Has it only been three weeks?

2 06 2012

Taking a break from the blogosphere is like missing out on episodes on your favorite television program or letting your weekly magazines form a dusty pile in the corner of the room.

21 days may not seem like much time to be off the grid (especially when you consider that most Brits think two weeks on the Costa Del Sol in August is a “nice long holiday”) but it’s really easy to let the act of regular blogging slip through your fingers and that time wasted on other “physical” pursuits can never be virtually retrieved.

I admit that I don’t follow the golden rules of web-logging.

Sometimes I flood the web with my random thoughts and commentary on life’s mysteries, other times I ignore it like you would do a crying child on a long-haul flight – you know it’s there, you think you should acknowledge it with some sort of irritated stare/comment but it’s a lot easier to bung your headphones on and blank it out completely.

The other problem is that when you don’t sit down on a regular basis and get your thoughts down, you run the risk of missing the chance to pass “informed” judgement on things that are going on in the world.

In the time since I last posted, I have started a new job and have returned to the race of rats.

Full-time employment doesn’t give you a lot of time to get blogging (despite the fact that my new position requires me to sit in front a PC, sift through vast amounts of content and re-source it for other purposes) but the 9-5 is only a tiny part of the barriers to personal content creation. Commuting takes a toll on the body as does getting up early and returning home (on average) 12 hours later.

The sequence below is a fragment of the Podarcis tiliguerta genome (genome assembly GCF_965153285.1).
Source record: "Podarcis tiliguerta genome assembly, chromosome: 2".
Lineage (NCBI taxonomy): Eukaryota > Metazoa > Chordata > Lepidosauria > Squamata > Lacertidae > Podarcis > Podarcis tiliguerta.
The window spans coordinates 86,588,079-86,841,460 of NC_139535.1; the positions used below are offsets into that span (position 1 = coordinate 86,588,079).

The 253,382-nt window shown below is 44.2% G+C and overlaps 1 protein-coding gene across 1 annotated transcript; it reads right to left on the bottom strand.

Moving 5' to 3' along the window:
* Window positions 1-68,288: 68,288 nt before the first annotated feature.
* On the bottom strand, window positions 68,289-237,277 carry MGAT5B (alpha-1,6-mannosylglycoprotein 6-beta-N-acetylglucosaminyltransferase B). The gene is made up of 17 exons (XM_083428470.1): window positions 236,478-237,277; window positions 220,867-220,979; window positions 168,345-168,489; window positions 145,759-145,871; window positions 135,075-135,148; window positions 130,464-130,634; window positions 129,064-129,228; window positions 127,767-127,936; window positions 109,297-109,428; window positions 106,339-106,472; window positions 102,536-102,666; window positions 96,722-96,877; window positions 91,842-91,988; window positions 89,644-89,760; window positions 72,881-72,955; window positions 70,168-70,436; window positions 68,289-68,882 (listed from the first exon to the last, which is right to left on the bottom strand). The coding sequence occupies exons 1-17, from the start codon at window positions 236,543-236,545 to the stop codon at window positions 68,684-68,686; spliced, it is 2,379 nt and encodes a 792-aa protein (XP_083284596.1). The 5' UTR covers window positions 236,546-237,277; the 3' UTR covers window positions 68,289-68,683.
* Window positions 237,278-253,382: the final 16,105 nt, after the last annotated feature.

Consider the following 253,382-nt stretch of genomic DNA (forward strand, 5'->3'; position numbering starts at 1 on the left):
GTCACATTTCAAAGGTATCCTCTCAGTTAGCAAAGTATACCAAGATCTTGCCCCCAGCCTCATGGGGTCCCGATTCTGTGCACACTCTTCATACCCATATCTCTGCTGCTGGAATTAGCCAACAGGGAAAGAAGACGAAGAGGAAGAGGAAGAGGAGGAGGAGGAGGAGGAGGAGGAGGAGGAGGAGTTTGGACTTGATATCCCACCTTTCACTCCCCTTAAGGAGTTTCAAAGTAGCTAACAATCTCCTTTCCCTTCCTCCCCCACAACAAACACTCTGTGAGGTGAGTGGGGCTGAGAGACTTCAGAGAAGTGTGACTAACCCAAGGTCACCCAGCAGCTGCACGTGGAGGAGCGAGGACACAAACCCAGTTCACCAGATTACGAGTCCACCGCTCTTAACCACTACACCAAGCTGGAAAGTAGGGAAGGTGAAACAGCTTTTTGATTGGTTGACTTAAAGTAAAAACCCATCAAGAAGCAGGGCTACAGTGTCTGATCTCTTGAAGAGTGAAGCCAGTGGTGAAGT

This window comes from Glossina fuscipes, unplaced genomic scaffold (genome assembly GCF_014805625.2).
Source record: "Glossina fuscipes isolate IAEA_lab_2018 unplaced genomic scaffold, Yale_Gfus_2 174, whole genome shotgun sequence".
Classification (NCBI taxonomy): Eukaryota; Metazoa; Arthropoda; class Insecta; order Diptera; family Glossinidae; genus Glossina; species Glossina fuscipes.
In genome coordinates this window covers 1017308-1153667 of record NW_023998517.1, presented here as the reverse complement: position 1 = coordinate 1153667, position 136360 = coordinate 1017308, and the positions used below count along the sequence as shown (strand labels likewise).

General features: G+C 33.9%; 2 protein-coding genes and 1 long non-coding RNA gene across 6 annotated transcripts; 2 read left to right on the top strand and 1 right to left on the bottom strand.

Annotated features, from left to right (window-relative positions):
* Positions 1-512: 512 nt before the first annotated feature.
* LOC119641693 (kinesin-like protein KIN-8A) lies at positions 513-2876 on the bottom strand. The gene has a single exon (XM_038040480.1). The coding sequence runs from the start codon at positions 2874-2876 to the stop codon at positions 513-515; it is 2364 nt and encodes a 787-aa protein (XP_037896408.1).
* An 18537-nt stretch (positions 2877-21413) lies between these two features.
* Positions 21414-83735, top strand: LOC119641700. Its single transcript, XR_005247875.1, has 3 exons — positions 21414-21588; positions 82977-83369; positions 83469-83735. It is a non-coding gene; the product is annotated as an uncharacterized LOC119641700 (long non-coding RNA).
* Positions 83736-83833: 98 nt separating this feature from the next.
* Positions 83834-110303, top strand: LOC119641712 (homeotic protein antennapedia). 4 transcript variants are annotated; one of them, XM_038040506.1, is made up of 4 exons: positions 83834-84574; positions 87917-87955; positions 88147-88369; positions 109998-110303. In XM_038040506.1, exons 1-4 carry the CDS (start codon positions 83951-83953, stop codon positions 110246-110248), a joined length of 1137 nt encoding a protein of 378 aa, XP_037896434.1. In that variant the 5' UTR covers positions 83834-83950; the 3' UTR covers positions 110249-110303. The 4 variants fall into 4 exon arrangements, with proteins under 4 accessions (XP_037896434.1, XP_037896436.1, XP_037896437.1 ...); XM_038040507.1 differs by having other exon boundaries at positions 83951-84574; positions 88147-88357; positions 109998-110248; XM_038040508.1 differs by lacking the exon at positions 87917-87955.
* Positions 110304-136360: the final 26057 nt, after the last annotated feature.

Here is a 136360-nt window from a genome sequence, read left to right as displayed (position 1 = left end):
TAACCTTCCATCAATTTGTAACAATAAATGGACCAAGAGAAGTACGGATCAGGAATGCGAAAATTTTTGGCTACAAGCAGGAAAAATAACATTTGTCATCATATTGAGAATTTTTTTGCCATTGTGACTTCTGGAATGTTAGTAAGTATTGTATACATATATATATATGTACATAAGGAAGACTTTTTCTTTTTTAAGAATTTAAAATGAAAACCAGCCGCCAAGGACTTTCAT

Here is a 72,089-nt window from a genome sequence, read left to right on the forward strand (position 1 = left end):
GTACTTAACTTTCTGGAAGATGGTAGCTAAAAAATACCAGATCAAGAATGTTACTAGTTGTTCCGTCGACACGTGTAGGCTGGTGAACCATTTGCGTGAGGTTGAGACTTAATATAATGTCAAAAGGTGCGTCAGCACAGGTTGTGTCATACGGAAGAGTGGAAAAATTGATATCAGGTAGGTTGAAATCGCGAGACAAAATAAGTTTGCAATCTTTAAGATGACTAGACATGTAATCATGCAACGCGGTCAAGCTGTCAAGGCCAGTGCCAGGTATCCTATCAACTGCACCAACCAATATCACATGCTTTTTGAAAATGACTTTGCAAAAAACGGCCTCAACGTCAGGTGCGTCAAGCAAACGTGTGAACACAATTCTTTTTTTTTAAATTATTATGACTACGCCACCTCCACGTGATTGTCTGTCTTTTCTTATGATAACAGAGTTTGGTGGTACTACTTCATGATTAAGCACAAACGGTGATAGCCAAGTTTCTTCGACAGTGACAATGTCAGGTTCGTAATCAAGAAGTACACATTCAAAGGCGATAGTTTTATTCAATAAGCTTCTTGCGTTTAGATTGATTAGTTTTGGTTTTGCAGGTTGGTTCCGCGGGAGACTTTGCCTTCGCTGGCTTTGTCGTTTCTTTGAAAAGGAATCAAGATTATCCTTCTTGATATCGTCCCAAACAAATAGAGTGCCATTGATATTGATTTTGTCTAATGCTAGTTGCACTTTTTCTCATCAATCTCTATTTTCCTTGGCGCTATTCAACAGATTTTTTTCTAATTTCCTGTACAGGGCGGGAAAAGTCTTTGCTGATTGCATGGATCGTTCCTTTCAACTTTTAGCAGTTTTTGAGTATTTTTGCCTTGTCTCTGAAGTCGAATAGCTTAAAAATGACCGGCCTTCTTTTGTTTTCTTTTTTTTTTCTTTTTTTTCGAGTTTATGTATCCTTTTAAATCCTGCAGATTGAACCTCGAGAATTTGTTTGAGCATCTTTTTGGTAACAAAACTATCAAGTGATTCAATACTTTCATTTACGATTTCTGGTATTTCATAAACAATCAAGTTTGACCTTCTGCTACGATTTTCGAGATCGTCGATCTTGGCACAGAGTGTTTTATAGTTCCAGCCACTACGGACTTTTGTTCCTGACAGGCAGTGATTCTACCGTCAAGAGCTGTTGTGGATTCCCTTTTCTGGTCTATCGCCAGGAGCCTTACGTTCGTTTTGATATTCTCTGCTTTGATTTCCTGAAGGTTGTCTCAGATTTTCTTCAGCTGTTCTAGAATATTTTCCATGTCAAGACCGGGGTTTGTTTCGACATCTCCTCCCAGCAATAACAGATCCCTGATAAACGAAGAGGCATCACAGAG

Yes, the media landscape is spread out in front of me and yes. I could probably spare five minutes to revel in the fact that Mitt Romney will be bringing his people skills to the 2012 Election or even to chortle over the whole Facebook IPO fiasco (that’s a post for another day, when the dust has settled and the “favoured clients” who thought that they were being clever by investing early, suddenly find that their social media stock is worth slightly less than their privileged advisors led them to believe).

But instead I have been spending the last 21 days either hanging out in England with my family, fuming over the injustice of Chelsea winning the Champions League, marveling at The Avengers, watching Radiohead  or writing about hydraulic fracturing and renewable energy sources as part of my new direction.

I have said it before and I will say it again, news happens. All the time.

Even when you are having a kip on the couch after a difficult day of fracking research or finding a polite way to describe Goldman Sachs that doesn’t include the phrase “a vampire squid (© Matt Taibi) sticking it’s slimy tentacles into areas that it has no business to be involved with.” FYI, I am not a big fan of Goldman Sachs, finding out that they were involved in the Facebook fuck-up didn’t surprise me (it just made me think about all the little investors who continue to get screwed by the 1 percent).

News doesn’t stop just because you don’t have the time to fully absorb it. It doesn’t take a holiday, it doesn’t kick back on the patio with a cold beer and a packet of crisps. News won’t come knocking on your door to ask if it can borrow you for a while and news never has to take the dog for a walk.

If you miss 21 days of breaking news, it becomes history. History that probably won’t be repeated…and the only way to catch up is by using search engine algorithms to find out what the frack is going on and does it make a significant difference to your continued existence.

But on the plus side…there will be more news tomorrow.

I might even take the time to write about it.

That is the least I can do to keep my corner of the blogosphere ticking over…until I get distracted again by the real world.

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